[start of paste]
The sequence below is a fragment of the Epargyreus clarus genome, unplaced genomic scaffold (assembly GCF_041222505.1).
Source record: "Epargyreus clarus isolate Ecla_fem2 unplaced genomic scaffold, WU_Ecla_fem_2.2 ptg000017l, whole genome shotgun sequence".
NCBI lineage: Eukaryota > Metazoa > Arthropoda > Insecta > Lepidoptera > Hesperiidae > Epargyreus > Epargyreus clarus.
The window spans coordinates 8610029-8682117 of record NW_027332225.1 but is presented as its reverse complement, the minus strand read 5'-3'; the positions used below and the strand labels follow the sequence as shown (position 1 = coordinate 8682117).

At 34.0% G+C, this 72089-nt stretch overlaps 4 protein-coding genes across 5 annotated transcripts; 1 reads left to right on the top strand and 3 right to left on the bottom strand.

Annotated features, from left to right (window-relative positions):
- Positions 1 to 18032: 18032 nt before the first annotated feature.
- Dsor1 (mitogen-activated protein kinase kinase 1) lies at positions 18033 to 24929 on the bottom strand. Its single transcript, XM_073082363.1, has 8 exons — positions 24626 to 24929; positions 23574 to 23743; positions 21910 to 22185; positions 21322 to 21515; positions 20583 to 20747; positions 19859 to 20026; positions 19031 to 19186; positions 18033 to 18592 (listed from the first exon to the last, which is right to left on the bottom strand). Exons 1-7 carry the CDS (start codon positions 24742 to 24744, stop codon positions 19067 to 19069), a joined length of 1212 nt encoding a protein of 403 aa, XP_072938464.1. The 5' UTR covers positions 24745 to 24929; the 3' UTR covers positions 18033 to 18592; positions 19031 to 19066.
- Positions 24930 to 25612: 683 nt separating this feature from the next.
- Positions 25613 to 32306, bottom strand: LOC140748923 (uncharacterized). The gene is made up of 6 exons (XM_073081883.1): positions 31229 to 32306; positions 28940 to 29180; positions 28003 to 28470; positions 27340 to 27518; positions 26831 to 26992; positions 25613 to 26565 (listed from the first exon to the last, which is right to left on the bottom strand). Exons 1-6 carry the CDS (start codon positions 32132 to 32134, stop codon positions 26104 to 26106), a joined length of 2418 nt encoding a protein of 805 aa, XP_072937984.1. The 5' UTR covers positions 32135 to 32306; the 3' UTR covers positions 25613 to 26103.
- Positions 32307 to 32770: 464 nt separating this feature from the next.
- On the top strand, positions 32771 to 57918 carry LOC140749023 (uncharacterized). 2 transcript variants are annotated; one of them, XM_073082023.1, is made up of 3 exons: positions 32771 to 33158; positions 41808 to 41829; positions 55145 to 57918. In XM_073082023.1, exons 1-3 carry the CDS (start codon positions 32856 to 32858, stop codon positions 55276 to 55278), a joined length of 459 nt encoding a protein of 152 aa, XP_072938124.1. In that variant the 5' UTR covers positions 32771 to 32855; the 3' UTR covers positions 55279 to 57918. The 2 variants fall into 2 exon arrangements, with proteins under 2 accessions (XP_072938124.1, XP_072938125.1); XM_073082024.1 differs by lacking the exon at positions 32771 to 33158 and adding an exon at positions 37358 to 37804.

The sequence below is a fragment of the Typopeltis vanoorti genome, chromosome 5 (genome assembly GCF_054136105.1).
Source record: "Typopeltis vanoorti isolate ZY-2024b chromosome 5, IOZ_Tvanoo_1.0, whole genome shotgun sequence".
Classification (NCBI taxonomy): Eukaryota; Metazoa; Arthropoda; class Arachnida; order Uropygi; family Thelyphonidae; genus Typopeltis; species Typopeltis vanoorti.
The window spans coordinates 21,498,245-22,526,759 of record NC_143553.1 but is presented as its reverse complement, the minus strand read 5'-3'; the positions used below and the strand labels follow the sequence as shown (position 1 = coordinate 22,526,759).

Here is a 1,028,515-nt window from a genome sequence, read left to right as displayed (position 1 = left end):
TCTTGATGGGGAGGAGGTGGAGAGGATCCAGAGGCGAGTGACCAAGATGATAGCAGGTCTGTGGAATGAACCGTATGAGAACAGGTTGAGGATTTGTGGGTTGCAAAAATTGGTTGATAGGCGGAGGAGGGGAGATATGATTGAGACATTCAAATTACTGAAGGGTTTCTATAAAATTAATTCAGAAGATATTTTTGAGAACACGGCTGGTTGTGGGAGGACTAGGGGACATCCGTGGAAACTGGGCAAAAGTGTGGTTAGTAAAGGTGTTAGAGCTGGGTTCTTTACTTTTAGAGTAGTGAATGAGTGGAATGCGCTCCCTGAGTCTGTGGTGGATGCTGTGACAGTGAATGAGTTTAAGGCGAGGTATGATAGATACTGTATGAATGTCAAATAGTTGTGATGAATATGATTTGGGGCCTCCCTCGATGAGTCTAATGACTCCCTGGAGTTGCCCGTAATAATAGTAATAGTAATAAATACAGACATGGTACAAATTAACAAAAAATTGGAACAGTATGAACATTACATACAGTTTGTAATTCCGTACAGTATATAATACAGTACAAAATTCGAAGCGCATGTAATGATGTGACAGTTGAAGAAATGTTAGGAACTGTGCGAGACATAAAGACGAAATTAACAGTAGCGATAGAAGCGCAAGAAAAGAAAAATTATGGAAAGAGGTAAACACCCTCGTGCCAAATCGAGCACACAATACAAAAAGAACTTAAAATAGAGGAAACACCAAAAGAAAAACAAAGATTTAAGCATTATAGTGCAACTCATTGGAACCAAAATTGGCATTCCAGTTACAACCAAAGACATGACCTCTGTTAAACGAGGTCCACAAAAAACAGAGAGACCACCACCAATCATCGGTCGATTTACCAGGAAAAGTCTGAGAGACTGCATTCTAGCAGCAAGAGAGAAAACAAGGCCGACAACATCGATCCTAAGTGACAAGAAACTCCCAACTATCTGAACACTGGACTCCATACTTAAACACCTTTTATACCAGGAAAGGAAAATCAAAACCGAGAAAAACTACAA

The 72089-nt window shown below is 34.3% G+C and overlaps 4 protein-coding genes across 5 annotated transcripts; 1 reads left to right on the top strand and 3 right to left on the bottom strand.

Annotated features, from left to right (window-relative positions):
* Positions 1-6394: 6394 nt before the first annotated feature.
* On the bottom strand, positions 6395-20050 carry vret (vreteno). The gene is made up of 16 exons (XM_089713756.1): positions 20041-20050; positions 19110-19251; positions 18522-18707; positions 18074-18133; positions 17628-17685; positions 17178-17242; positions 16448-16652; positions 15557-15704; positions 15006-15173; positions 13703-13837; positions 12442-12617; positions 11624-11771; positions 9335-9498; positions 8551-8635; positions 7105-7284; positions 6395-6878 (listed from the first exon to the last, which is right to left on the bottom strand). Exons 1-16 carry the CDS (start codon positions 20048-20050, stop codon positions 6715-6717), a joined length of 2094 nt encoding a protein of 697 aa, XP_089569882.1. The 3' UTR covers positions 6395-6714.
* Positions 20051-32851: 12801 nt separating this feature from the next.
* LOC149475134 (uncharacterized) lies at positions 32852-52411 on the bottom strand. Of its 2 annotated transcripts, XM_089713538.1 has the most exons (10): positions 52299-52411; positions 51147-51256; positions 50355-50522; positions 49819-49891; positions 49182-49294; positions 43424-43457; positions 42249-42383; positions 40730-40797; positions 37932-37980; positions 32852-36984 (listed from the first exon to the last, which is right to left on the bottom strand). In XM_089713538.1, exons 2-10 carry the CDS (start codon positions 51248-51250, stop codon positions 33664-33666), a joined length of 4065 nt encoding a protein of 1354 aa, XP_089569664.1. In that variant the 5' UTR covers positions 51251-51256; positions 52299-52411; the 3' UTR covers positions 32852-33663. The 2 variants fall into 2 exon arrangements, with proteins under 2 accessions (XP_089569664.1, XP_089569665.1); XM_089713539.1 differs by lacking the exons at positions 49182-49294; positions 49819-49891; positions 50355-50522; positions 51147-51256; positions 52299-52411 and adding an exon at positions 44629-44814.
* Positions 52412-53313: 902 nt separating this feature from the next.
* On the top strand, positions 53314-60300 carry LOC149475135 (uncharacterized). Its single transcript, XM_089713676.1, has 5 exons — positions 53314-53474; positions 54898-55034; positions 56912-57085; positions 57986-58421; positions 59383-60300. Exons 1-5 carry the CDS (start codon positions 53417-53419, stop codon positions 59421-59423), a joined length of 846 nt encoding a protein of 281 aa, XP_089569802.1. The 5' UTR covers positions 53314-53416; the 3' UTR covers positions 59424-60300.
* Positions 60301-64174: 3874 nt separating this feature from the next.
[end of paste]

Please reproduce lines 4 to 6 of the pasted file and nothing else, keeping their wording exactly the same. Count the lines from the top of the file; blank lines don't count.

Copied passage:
The window spans coordinates 8610029-8682117 of record NW_027332225.1 but is presented as its reverse complement, the minus strand read 5'-3'; the positions used below and the strand labels follow the sequence as shown (position 1 = coordinate 8682117).

At 34.0% G+C, this 72089-nt stretch overlaps 4 protein-coding genes across 5 annotated transcripts; 1 reads left to right on the top strand and 3 right to left on the bottom strand.

Annotated features, from left to right (window-relative positions):